First and foremost, cannabis (also known as marijuana/weed/grass...etc) is a naturally occurring substance. Basically, cannabis is a herb and is grown like any other plant in the environment. The plant itself contains over 400 chemical entities. However, the two main components of marijuana are THC (Tetrahydrocanabinol) and CBD (Cannabidiol). I'm sure THC rings a bell when cannabis is being discussed; because people tend to only focus on the THC when discussing the "potency" of marijuana. Nevertheless when it comes to the medicinal potential of this herb; it's wiser to focus on the CBD. THC is the main psychoactive component in cannabis and is responsible for the "high" feeling that most are familiar with. And though it does have some medicinal value, the side effects of anxiety, mood changes, and slight lack of coordination seem to be a bit of an inconvenience. The purpose of medicinal marijuana is to provide relief; not euphoria. So for that reason, it's more beneficial to focus our attention on CBD and it's potential. CBD is on the opposite end of the psychoactive spectrum and has many health implications. It has all the medicinal effects without he "stoned" feeling. The treatment options range from:
- Preventing/controlling convulsions
- Relieve some types of inflammation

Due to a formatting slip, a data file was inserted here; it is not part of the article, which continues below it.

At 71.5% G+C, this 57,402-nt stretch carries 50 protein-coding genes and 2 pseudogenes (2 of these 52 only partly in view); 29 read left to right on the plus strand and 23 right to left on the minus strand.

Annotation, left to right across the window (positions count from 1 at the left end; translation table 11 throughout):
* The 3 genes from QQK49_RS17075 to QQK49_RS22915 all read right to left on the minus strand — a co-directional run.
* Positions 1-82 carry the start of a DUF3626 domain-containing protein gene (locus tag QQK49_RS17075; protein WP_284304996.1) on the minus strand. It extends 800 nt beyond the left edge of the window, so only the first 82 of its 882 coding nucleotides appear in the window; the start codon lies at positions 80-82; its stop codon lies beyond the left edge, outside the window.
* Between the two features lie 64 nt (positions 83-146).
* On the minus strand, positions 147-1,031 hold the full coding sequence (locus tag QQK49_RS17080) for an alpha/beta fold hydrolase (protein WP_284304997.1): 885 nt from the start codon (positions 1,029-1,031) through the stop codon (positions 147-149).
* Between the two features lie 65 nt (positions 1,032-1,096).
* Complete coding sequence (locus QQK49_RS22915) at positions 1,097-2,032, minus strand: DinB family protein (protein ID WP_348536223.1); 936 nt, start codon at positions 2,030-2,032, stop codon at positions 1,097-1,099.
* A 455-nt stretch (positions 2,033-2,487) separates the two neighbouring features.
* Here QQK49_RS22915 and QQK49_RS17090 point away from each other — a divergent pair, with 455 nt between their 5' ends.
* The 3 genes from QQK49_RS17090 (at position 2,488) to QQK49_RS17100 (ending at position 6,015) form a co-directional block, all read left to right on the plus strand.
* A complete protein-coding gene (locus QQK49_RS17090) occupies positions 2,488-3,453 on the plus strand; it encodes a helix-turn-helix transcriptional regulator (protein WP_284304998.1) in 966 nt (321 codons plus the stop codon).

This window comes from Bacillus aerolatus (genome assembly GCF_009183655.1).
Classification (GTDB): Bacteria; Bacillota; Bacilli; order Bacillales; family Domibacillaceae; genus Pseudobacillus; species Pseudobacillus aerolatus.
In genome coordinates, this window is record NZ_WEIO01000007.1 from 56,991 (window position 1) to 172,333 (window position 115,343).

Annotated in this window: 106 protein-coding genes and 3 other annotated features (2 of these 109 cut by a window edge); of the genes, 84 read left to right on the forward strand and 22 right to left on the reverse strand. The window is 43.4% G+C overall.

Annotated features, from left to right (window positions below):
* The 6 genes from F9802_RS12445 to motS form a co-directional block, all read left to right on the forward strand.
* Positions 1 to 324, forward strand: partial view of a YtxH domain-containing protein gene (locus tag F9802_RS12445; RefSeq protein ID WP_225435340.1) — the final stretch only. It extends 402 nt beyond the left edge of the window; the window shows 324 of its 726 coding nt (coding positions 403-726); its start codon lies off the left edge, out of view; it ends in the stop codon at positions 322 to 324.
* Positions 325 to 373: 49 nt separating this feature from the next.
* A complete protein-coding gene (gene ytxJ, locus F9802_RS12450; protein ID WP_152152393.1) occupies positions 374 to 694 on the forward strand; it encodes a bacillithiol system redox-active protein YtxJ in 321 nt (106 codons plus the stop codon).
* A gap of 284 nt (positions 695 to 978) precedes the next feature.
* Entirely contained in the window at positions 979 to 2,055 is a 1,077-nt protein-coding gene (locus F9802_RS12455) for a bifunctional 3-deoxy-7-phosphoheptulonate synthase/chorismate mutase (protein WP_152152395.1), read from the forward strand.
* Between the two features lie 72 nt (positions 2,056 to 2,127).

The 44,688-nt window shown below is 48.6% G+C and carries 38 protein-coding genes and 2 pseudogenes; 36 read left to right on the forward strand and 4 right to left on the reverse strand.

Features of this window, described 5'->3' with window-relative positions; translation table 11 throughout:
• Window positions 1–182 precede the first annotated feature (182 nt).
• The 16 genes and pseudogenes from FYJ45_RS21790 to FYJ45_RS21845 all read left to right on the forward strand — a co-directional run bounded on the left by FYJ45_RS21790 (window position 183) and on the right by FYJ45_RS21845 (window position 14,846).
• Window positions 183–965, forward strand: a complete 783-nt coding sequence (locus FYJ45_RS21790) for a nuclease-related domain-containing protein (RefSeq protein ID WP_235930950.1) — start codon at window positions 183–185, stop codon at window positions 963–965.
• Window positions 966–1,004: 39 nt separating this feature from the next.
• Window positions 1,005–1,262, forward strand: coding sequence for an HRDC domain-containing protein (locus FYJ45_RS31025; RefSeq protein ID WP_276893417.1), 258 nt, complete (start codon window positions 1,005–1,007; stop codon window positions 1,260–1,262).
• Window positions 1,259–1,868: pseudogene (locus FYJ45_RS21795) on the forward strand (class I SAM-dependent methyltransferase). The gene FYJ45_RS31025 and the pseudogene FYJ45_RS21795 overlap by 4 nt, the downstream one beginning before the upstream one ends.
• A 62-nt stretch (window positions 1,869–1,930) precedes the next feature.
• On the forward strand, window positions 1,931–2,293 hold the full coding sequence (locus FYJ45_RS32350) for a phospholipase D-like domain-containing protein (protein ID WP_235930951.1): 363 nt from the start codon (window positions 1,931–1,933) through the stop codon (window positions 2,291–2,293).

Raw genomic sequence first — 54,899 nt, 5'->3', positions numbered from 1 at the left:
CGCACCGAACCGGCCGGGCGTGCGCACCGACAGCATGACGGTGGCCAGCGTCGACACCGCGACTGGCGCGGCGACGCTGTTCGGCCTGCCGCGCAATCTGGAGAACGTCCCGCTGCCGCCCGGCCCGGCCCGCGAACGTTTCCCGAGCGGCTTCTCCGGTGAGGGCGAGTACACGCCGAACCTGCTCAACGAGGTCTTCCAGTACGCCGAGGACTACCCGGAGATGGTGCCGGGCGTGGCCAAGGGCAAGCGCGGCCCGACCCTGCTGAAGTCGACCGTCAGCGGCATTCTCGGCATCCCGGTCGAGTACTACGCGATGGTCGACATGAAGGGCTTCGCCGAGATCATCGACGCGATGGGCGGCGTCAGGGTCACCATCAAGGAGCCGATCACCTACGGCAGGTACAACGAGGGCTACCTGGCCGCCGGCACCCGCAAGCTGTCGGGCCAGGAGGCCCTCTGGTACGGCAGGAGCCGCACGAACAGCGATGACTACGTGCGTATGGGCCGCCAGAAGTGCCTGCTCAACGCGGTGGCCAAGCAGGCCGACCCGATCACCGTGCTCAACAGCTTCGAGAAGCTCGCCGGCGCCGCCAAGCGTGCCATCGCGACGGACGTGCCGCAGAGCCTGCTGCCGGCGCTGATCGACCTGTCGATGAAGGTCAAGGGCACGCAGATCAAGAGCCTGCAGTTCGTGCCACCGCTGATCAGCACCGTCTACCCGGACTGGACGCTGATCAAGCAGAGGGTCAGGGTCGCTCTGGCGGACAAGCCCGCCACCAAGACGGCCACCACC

- Reducing anxiety
- Relieving nausea
- Reducing insomnia
- (Recent studies have also showed it's potential to stop the growth of cancer by inhibiting cancer cell growth)
Recent decades of only high-THC cannabis being available, has given marijuana the stigma as negative drug with no medicinal value. But as more research being conducted every day and more knowledge is being spread about this herb, the potential to use it as a viable first line of treatment is every expanding. Now CBD-rich cannabis doesn't get one "high" makes it an appealing option for patients who are looking for treatment without the lethargy or dysphoria. And unlike most pharmaceutical drugs in the market with a set number of grams of medication per dosage; marijuana patients using these revolutionary strains of herb can titrate their own dosage precisely. The patients only intake as much of the herb as they need to relieve their symptoms or treat their ailments. When observing the cost/benefit ration for this substance, the cost of having untreated cancer far outweighs any carcinogens that may enter the body through intake of the herb. And those carcinogens are only taken in when the substance is inhaled. Increasing the knowledge of this substance will lead the way towards more viable revolutionary treatment options.